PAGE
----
Those media personalities aren't journalists or even honest public intellectuals — rather, they're the "Three Stooges" multiplied by many score. A stooge is a shill for someone else, and the people pulling the strings are the corporate masters. It's money that commands the Goebbels Brigade to unrelentingly and deceitfully claim that global warming is a myth or that Saddam Hussein was behind 9/11 or that President Barack Obama might not be an American. It's money that keeps the constant vomiting of racism and hatred on the air. Keep in mind that Cox Radio's potentate is Jim Cox Kennedy, one of the most right-wing and misanthropic people in the nation (Montanans once called Kennedy the most "hated person" in the state).

In other words, Boortz is merely the monkey doing rhetorical pratfalls. That would be merely distasteful — if he hadn't briefly tried to snare a seat among the Georgia Supremes.

What would have we have known about Boortz as a judicial wannabe? For a start, he clearly disdains the law. In a 2009 AJC column about surveillance cameras, Boortz opined: "I think they should equip some of these cameras with sniper rifles. Don't you just love the idea of a little red laser dot appearing on the chest of some goon."

And to be clear that Boortz wants black folks to be subject to summary executions, he said last year: "We need more dead thugs in this city. ... Let their mommas say, 'He was a good boy. He just fell in with the good crowd.' And then lock her ass up." Boortz has routinely compared the president to the 9/11 terrorists and, just a few weeks ago, to Syrian President/mass murderer Bashar Assad.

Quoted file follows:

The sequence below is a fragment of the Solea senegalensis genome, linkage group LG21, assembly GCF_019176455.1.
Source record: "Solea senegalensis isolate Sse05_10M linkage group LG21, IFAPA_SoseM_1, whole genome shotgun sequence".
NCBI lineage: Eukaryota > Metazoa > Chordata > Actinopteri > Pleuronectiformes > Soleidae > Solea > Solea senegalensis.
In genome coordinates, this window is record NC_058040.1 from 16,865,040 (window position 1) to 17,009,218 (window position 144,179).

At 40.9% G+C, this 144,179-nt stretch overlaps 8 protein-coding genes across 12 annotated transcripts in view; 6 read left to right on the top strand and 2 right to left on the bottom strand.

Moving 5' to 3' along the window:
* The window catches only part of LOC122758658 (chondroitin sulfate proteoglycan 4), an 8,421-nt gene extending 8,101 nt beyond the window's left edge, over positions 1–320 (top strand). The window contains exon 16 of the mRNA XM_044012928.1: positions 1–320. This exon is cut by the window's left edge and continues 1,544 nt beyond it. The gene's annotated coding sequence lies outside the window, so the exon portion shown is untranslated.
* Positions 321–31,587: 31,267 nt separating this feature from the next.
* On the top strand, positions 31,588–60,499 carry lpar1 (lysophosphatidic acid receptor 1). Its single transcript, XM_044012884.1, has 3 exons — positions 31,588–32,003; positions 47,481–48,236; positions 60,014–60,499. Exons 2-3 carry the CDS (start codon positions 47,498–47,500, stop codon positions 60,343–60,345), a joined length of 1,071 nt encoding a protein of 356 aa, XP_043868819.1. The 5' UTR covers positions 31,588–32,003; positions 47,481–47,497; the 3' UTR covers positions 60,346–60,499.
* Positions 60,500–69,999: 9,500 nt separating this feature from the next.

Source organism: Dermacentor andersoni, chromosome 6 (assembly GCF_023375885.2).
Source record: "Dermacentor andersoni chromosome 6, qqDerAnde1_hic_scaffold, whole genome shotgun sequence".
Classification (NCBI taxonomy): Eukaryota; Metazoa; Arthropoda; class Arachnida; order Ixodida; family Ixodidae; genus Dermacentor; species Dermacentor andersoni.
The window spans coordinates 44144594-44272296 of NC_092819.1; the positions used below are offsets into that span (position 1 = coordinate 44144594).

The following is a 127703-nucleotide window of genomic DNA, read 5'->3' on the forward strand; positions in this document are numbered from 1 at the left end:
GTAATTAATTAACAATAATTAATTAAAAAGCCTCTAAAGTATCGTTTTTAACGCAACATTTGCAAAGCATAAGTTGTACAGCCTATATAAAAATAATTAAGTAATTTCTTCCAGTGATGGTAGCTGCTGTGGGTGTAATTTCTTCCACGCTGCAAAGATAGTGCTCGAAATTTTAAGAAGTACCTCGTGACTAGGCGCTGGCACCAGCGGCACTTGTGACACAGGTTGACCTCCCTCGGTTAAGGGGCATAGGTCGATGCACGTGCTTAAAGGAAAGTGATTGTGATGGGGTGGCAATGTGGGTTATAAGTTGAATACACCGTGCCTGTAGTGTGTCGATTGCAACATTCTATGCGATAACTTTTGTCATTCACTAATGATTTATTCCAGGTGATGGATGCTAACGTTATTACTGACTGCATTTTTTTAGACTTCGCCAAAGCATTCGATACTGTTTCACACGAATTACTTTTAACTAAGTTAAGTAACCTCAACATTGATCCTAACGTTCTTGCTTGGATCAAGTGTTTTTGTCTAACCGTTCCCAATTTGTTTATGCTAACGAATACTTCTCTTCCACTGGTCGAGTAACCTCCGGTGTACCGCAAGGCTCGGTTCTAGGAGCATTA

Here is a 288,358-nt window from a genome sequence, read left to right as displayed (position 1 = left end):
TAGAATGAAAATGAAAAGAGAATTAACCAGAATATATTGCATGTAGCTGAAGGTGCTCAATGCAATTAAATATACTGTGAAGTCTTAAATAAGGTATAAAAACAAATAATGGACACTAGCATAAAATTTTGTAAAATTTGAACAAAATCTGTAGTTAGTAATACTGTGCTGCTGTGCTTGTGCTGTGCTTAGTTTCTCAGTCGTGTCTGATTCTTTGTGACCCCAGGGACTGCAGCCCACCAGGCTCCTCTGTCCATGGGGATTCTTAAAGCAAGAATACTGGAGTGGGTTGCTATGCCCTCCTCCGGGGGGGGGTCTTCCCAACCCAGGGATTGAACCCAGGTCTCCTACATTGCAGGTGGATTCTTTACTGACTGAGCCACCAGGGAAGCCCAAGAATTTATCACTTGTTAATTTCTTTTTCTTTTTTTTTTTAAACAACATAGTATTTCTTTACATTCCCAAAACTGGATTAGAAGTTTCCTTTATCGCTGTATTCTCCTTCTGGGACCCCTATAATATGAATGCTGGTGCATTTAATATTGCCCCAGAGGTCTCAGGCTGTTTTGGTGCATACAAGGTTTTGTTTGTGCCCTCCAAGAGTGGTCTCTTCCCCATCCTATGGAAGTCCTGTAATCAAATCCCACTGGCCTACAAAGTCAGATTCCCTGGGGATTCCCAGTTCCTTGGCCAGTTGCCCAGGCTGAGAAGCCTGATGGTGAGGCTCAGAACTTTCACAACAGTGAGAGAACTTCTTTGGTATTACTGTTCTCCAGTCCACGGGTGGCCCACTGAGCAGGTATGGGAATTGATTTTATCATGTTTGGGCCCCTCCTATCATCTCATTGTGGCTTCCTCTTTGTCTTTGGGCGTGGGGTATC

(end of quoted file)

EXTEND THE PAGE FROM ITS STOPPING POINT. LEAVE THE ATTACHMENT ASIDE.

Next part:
Racism is Boortz's staple. He might embrace Herman Cain. But as most on the right chuckle, Cain was merely an entertainer that could be disregarded — and Cain himself willingly played the black stereotype minstrel." Cain didn't make the right less racist; he just gave the racists a facade to hide their white sheets and hoods.

A few years ago I made a cottage industry out of calling Boortz on his serial prevarications. After awhile, I got tired of it. It was too damn easy. But here is the best anecdote about Boortz and why any ethical media company would give him the boot — and why now he shouldn't get within a mile of any court unless as a defendant.

Boortz for years claimed that he didn't go to Vietnam because of poor eyesight. Sometimes he claimed it was asthma. That made me curious because 1) in the 1960s, you had to be virtually blind to avoid the Army, and 2) Boortz has a private pilot's license — so he should have decent eyesight. I called his alma mater, Texas A&M University (he was kicked out, although he generally obfuscates that fact), and the U.S. Selective Service. Boortz never had a medical deferment. Nope, no way, no how. Rather, when he first started college he claimed an "ROTC deferment" because he enrolled in some military course. As the university officials explained, even those courses likely wouldn't have been sufficient for the deferment. More than that, Boortz dropped out of the military classes, yet he never told Selective Service, which was illegal.